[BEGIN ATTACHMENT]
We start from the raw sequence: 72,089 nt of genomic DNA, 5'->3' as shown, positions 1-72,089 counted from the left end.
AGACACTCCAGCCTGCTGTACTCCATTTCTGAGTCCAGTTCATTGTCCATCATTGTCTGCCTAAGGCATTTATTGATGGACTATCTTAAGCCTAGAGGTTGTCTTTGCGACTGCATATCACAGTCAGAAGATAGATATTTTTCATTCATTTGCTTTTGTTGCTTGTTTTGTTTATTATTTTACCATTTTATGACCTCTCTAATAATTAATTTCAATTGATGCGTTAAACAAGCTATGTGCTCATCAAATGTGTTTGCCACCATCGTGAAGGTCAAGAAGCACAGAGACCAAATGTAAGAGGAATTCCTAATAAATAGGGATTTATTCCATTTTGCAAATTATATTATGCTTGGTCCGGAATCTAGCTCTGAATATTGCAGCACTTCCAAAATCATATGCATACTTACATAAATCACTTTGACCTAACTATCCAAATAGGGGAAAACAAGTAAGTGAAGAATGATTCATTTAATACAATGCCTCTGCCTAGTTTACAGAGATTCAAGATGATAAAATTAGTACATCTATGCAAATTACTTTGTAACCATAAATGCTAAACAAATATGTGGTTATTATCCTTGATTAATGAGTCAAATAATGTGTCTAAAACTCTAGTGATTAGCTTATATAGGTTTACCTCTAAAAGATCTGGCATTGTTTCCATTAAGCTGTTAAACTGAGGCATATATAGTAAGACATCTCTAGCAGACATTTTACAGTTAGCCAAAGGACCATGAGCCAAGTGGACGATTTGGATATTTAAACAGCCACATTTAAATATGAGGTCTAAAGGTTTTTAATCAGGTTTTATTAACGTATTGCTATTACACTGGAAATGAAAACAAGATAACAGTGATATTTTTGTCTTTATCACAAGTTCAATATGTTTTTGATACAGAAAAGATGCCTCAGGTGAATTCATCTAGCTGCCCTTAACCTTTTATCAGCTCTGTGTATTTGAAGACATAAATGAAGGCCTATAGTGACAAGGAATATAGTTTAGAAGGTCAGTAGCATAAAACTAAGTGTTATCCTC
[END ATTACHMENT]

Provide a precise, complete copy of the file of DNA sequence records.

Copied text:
We start from the raw sequence: 72,089 nt of genomic DNA, 5'->3' as shown, positions 1-72,089 counted from the left end.
AGACACTCCAGCCTGCTGTACTCCATTTCTGAGTCCAGTTCATTGTCCATCATTGTCTGCCTAAGGCATTTATTGATGGACTATCTTAAGCCTAGAGGTTGTCTTTGCGACTGCATATCACAGTCAGAAGATAGATATTTTTCATTCATTTGCTTTTGTTGCTTGTTTTGTTTATTATTTTACCATTTTATGACCTCTCTAATAATTAATTTCAATTGATGCGTTAAACAAGCTATGTGCTCATCAAATGTGTTTGCCACCATCGTGAAGGTCAAGAAGCACAGAGACCAAATGTAAGAGGAATTCCTAATAAATAGGGATTTATTCCATTTTGCAAATTATATTATGCTTGGTCCGGAATCTAGCTCTGAATATTGCAGCACTTCCAAAATCATATGCATACTTACATAAATCACTTTGACCTAACTATCCAAATAGGGGAAAACAAGTAAGTGAAGAATGATTCATTTAATACAATGCCTCTGCCTAGTTTACAGAGATTCAAGATGATAAAATTAGTACATCTATGCAAATTACTTTGTAACCATAAATGCTAAACAAATATGTGGTTATTATCCTTGATTAATGAGTCAAATAATGTGTCTAAAACTCTAGTGATTAGCTTATATAGGTTTACCTCTAAAAGATCTGGCATTGTTTCCATTAAGCTGTTAAACTGAGGCATATATAGTAAGACATCTCTAGCAGACATTTTACAGTTAGCCAAAGGACCATGAGCCAAGTGGACGATTTGGATATTTAAACAGCCACATTTAAATATGAGGTCTAAAGGTTTTTAATCAGGTTTTATTAACGTATTGCTATTACACTGGAAATGAAAACAAGATAACAGTGATATTTTTGTCTTTATCACAAGTTCAATATGTTTTTGATACAGAAAAGATGCCTCAGGTGAATTCATCTAGCTGCCCTTAACCTTTTATCAGCTCTGTGTATTTGAAGACATAAATGAAGGCCTATAGTGACAAGGAATATAGTTTAGAAGGTCAGTAGCATAAAACTAAGTGTTATCCTC